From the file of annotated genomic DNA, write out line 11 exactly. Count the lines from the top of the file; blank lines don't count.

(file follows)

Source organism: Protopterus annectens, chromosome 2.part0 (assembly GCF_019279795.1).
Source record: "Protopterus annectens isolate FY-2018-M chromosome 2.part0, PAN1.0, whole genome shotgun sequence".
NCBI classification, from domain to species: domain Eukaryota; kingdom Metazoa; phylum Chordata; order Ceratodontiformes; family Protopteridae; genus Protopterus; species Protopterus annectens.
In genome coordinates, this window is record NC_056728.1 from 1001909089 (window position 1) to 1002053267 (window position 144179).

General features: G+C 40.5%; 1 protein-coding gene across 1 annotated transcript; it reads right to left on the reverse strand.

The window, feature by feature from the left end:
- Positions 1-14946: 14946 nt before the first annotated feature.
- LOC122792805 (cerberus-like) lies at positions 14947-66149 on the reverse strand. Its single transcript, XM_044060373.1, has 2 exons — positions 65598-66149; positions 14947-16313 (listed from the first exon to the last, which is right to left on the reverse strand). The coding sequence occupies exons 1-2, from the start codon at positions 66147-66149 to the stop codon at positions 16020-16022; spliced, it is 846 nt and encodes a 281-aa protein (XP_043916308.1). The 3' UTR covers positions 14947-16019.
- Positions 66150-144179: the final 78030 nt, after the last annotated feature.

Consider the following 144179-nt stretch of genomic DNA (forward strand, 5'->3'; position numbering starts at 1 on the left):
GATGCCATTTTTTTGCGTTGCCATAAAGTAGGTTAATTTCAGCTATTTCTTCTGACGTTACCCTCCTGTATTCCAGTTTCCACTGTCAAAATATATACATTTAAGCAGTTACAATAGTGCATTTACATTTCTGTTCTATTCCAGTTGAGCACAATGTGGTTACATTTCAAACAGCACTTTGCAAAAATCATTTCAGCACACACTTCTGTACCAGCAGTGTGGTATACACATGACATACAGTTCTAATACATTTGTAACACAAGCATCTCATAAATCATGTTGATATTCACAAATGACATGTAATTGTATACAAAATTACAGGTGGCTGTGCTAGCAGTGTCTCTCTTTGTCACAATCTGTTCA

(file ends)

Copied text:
GATGCCATTTTTTTGCGTTGCCATAAAGTAGGTTAATTTCAGCTATTTCTTCTGACGTTACCCTCCTGTATTCCAGTTTCCACTGTCAAAATATATACATTTAAGCAGTTACAATAGTGCATTTACATTTCTGTTCTATTCCAGTTGAGCACAATGTGGTTACATTTCAAACAGCACTTTGCAAAAATCATTTCAGCACACACTTCTGTACCAGCAGTGTGGTATACACATGACATACAGTTCTAATACATTTGTAACACAAGCATCTCATAAATCATGTTGATATTCACAAATGACATGTAATTGTATACAAAATTACAGGTGGCTGTGCTAGCAGTGTCTCTCTTTGTCACAATCTGTTCA